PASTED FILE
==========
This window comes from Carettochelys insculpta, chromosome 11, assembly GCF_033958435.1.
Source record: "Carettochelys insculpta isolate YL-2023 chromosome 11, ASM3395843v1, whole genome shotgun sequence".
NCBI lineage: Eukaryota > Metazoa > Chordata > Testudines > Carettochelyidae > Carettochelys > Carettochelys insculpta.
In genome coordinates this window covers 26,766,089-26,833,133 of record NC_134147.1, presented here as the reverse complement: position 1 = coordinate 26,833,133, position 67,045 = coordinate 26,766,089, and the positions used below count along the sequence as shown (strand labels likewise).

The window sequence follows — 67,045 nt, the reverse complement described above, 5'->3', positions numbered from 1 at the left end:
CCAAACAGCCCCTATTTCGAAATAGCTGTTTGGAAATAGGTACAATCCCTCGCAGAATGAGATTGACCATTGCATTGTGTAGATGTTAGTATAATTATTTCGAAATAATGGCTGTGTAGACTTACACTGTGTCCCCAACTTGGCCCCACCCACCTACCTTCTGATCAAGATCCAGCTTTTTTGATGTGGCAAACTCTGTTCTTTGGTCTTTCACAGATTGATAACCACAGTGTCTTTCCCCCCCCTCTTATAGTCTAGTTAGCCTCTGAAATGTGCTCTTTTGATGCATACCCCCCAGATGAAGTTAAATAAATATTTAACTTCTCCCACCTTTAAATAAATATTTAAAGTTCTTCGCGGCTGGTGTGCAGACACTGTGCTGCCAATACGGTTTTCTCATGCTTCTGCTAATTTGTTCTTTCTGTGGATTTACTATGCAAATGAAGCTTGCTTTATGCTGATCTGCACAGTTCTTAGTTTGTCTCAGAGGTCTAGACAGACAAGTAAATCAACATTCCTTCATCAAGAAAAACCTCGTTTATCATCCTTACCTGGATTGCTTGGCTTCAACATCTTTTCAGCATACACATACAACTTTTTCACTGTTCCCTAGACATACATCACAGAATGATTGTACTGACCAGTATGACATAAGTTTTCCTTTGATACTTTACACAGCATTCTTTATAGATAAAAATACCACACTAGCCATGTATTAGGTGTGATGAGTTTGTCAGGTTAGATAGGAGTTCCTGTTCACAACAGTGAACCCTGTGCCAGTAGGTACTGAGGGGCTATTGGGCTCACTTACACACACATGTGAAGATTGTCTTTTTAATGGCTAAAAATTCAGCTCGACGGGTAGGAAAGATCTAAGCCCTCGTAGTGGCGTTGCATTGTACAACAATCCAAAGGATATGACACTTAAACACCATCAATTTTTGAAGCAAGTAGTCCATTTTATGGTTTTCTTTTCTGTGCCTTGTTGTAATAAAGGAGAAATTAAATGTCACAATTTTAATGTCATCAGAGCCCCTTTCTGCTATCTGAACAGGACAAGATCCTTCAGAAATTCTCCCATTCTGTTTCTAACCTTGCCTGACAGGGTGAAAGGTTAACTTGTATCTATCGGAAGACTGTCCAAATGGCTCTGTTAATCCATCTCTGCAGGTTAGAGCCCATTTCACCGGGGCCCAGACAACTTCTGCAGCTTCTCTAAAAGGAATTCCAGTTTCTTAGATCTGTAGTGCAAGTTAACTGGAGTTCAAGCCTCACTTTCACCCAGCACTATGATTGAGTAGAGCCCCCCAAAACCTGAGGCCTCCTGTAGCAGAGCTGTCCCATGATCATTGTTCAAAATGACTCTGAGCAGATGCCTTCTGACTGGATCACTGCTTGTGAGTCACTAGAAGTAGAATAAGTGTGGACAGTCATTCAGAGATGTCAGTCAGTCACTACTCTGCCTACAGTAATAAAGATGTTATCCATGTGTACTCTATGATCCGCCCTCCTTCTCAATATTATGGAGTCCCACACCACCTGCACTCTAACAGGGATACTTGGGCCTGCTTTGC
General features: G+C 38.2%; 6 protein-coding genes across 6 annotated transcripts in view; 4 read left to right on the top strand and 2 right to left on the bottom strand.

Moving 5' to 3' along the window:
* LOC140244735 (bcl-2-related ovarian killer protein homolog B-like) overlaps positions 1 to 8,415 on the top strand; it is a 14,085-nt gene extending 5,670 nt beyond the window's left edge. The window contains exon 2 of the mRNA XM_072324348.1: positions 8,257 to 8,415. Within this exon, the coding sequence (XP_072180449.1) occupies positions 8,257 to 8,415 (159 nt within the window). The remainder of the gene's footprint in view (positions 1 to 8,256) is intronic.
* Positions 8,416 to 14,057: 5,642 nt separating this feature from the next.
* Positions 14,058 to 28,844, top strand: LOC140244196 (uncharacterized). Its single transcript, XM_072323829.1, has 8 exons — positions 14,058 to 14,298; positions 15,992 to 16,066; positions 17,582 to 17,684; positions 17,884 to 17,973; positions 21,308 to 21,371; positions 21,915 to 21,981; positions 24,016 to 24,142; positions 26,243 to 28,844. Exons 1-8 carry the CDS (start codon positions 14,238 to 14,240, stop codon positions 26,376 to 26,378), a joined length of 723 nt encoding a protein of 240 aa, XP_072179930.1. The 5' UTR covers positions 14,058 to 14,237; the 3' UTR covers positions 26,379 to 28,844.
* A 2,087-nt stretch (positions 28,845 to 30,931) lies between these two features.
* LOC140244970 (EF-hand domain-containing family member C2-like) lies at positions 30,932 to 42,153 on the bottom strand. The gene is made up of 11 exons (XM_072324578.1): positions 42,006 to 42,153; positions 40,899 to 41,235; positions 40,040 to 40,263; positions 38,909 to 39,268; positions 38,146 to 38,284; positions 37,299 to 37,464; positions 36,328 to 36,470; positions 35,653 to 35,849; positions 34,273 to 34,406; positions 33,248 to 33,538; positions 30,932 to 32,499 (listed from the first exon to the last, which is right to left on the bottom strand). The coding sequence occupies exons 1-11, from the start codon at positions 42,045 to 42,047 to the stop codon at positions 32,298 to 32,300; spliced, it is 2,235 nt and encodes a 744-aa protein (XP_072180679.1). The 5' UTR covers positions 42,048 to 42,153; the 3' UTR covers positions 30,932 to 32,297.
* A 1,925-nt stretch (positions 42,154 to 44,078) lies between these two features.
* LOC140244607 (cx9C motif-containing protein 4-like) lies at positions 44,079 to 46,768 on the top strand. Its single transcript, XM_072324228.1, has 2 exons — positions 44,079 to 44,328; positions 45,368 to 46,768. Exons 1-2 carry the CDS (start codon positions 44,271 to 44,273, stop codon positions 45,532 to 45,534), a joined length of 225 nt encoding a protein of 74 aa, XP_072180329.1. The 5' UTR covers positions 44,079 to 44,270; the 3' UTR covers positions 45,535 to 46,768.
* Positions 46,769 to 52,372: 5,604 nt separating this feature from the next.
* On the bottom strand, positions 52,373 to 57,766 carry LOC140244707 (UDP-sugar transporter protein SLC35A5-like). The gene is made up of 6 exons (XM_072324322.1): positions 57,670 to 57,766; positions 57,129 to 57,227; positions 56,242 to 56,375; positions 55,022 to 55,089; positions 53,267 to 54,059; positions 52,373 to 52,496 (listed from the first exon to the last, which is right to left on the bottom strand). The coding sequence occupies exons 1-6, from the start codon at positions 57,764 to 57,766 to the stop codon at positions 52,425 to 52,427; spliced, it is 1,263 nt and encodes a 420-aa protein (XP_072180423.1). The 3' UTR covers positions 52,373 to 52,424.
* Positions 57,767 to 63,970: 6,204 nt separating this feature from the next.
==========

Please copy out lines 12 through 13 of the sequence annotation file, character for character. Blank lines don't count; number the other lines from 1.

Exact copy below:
* A 2,087-nt stretch (positions 28,845 to 30,931) lies between these two features.
* LOC140244970 (EF-hand domain-containing family member C2-like) lies at positions 30,932 to 42,153 on the bottom strand. The gene is made up of 11 exons (XM_072324578.1): positions 42,006 to 42,153; positions 40,899 to 41,235; positions 40,040 to 40,263; positions 38,909 to 39,268; positions 38,146 to 38,284; positions 37,299 to 37,464; positions 36,328 to 36,470; positions 35,653 to 35,849; positions 34,273 to 34,406; positions 33,248 to 33,538; positions 30,932 to 32,499 (listed from the first exon to the last, which is right to left on the bottom strand). The coding sequence occupies exons 1-11, from the start codon at positions 42,045 to 42,047 to the stop codon at positions 32,298 to 32,300; spliced, it is 2,235 nt and encodes a 744-aa protein (XP_072180679.1). The 5' UTR covers positions 42,048 to 42,153; the 3' UTR covers positions 30,932 to 32,297.